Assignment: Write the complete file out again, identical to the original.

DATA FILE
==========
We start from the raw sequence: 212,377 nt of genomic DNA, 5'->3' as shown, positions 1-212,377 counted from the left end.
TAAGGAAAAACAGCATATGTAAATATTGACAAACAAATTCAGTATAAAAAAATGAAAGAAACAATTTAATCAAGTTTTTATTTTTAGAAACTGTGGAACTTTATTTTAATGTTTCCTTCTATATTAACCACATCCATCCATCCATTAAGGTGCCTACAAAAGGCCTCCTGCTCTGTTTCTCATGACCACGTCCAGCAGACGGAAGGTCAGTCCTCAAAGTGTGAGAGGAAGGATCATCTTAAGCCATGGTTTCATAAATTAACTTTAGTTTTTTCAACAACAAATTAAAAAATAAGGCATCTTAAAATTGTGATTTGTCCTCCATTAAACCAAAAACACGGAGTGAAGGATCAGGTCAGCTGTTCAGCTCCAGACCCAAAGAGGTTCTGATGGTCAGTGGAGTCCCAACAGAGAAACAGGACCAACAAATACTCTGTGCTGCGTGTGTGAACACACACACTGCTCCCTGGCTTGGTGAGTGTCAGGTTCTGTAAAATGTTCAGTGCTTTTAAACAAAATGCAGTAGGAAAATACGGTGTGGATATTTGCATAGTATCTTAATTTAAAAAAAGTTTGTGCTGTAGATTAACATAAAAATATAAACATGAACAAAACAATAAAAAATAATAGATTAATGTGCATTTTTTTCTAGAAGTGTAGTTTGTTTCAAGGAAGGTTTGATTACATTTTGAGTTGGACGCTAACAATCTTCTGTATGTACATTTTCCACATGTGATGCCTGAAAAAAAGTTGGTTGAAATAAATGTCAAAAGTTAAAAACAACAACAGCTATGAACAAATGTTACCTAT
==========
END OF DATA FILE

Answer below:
We start from the raw sequence: 212,377 nt of genomic DNA, 5'->3' as shown, positions 1-212,377 counted from the left end.
TAAGGAAAAACAGCATATGTAAATATTGACAAACAAATTCAGTATAAAAAAATGAAAGAAACAATTTAATCAAGTTTTTATTTTTAGAAACTGTGGAACTTTATTTTAATGTTTCCTTCTATATTAACCACATCCATCCATCCATTAAGGTGCCTACAAAAGGCCTCCTGCTCTGTTTCTCATGACCACGTCCAGCAGACGGAAGGTCAGTCCTCAAAGTGTGAGAGGAAGGATCATCTTAAGCCATGGTTTCATAAATTAACTTTAGTTTTTTCAACAACAAATTAAAAAATAAGGCATCTTAAAATTGTGATTTGTCCTCCATTAAACCAAAAACACGGAGTGAAGGATCAGGTCAGCTGTTCAGCTCCAGACCCAAAGAGGTTCTGATGGTCAGTGGAGTCCCAACAGAGAAACAGGACCAACAAATACTCTGTGCTGCGTGTGTGAACACACACACTGCTCCCTGGCTTGGTGAGTGTCAGGTTCTGTAAAATGTTCAGTGCTTTTAAACAAAATGCAGTAGGAAAATACGGTGTGGATATTTGCATAGTATCTTAATTTAAAAAAAGTTTGTGCTGTAGATTAACATAAAAATATAAACATGAACAAAACAATAAAAAATAATAGATTAATGTGCATTTTTTTCTAGAAGTGTAGTTTGTTTCAAGGAAGGTTTGATTACATTTTGAGTTGGACGCTAACAATCTTCTGTATGTACATTTTCCACATGTGATGCCTGAAAAAAAGTTGGTTGAAATAAATGTCAAAAGTTAAAAACAACAACAGCTATGAACAAATGTTACCTAT